Elie Nadelman was born in Poland and studied in Warsaw and Munich
before moving to Paris in the early part of the twentieth century.
Initially influenced by art nouveau trends, classical sculpture,
and the work of Rodin, by about 1910 Nadelman became committed
to the tenets of abstractionism. He wrote, "I employ no
other line than the curve, which possesses freshness and force.
I compose these curves so as to bring them in accord or opposition
to one another. In that way I obtain the life of form, i.e. harmony."
He exhibited at the Armory Show in 1913, moved to New York in
1914, and had a show at Stieglitz's "291" gallery in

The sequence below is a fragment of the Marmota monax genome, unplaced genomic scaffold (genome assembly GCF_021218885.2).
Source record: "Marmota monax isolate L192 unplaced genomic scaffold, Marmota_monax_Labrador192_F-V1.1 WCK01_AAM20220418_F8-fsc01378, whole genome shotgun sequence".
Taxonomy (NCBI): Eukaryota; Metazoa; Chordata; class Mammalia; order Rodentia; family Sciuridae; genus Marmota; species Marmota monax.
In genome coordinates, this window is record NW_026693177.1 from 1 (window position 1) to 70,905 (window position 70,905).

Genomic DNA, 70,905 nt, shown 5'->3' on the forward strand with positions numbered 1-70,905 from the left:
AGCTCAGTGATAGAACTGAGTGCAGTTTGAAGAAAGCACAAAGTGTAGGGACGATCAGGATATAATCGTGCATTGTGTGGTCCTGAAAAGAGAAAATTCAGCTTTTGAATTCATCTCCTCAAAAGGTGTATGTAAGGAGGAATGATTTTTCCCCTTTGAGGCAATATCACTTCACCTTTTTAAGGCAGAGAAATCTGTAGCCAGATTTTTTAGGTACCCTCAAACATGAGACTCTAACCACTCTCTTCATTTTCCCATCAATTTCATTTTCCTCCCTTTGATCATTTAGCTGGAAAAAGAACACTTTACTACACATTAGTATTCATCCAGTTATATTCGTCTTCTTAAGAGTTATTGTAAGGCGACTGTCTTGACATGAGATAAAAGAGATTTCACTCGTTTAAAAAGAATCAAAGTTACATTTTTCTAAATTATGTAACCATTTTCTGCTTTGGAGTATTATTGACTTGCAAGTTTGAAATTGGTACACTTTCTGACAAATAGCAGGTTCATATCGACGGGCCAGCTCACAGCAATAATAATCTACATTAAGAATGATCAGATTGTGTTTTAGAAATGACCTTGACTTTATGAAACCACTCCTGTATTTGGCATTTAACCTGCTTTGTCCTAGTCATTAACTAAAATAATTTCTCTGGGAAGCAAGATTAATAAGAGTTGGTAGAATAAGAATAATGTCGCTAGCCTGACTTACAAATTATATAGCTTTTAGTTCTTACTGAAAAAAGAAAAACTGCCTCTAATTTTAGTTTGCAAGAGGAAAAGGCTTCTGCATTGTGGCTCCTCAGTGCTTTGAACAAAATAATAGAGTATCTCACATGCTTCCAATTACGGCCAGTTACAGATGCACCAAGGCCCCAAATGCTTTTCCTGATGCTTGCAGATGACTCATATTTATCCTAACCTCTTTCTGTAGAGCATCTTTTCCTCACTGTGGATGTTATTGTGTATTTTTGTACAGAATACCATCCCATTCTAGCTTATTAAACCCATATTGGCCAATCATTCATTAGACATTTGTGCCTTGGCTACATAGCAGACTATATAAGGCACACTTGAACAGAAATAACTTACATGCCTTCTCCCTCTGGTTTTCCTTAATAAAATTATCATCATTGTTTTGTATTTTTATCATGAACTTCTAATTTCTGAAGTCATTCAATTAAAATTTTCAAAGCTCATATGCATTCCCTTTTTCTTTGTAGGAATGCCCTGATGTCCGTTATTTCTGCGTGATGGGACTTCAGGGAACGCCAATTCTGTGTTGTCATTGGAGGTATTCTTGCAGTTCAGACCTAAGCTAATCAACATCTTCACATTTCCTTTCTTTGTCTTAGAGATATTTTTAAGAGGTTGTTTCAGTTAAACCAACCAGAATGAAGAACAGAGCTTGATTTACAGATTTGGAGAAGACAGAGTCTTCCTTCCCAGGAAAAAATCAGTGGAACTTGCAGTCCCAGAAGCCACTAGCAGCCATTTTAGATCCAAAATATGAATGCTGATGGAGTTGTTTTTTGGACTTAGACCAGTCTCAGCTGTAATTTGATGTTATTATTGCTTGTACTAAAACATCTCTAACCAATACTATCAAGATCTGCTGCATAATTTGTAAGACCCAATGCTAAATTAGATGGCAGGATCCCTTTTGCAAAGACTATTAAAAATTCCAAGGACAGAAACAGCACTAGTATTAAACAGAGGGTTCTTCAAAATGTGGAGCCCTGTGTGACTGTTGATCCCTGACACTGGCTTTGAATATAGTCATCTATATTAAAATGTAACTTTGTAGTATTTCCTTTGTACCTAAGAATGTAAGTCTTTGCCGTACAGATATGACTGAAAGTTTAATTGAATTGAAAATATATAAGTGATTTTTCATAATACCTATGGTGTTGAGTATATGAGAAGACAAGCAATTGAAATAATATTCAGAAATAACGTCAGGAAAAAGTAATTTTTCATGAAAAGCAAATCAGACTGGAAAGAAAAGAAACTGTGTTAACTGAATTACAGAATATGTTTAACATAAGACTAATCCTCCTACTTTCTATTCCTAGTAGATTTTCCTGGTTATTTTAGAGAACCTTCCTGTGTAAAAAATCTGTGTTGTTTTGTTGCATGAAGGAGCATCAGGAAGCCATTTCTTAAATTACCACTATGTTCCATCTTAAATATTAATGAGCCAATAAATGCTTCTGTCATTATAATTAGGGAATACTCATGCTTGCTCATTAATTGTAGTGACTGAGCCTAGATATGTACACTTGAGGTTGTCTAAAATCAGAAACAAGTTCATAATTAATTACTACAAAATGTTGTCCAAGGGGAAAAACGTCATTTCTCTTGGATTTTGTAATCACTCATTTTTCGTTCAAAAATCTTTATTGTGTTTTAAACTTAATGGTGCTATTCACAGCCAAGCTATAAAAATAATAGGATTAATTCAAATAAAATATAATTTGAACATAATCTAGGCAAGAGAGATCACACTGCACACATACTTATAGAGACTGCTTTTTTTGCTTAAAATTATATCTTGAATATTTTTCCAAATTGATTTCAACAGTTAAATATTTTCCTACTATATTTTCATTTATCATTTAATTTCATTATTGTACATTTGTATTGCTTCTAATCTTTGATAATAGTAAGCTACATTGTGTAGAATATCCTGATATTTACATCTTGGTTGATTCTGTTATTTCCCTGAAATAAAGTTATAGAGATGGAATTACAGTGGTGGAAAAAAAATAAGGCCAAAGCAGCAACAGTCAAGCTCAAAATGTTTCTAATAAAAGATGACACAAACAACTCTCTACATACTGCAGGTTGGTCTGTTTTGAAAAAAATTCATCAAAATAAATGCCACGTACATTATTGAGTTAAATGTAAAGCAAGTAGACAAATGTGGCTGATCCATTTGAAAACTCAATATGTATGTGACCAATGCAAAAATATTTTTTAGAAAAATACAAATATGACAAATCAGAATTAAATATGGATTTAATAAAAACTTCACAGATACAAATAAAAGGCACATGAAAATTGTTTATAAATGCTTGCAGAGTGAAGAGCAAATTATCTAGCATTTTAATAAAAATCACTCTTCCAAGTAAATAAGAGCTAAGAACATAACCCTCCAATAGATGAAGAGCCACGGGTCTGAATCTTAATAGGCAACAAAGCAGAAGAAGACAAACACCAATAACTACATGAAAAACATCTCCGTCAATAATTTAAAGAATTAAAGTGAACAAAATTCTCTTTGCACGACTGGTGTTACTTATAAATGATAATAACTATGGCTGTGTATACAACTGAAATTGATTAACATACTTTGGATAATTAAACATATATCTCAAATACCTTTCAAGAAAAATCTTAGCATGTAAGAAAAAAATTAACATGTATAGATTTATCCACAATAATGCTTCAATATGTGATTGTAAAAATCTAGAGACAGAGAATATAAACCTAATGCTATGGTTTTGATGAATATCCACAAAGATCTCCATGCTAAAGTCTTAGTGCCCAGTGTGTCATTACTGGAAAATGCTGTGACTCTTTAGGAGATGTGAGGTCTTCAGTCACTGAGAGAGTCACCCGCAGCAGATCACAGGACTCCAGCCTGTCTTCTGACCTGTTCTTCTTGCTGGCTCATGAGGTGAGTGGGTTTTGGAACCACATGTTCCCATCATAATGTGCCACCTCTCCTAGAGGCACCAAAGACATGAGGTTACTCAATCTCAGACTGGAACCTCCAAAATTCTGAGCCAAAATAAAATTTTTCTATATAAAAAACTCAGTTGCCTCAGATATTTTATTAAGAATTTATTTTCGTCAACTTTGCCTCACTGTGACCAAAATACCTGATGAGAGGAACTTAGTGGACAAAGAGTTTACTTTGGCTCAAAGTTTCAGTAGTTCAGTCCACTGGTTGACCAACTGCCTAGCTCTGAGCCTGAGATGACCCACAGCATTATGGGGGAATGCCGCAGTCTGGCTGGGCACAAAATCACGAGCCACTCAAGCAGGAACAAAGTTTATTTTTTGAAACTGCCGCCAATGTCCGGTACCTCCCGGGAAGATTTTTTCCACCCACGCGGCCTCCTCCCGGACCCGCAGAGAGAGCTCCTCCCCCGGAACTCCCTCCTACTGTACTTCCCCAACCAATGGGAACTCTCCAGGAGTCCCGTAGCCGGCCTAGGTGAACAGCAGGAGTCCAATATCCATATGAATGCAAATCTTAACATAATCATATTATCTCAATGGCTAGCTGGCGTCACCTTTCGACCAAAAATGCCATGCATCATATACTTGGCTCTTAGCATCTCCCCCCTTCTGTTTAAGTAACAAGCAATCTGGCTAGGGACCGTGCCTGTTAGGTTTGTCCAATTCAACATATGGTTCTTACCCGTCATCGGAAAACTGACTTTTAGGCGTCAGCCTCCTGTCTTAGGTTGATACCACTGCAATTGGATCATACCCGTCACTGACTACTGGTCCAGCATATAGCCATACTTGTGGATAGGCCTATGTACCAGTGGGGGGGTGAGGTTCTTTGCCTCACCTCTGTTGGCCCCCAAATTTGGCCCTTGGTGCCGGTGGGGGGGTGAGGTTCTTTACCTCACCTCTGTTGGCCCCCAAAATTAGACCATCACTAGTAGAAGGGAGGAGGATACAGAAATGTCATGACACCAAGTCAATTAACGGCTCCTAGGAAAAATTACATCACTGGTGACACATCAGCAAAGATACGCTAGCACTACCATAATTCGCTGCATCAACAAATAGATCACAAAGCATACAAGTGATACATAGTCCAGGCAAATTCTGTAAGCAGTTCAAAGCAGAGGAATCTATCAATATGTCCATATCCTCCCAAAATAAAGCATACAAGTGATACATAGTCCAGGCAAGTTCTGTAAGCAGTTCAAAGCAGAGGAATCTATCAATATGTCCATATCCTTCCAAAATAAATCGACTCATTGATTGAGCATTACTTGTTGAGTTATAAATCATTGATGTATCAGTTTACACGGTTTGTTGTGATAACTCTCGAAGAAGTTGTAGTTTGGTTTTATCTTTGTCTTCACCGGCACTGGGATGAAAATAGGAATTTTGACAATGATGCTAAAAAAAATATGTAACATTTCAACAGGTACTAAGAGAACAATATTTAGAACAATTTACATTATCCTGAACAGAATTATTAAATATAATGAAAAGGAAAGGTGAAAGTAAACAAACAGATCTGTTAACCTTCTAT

1915. Although Nadelman was a pioneer in the development modern
sculpture, by the time of his death in 1946 he had become relatively
little known. Retrospective exhibitions at the Museum of Modern
Art (1948) and the Whitney Museum (2003) greatly enhanced his
reputation as one of the most important artists of the twentieth
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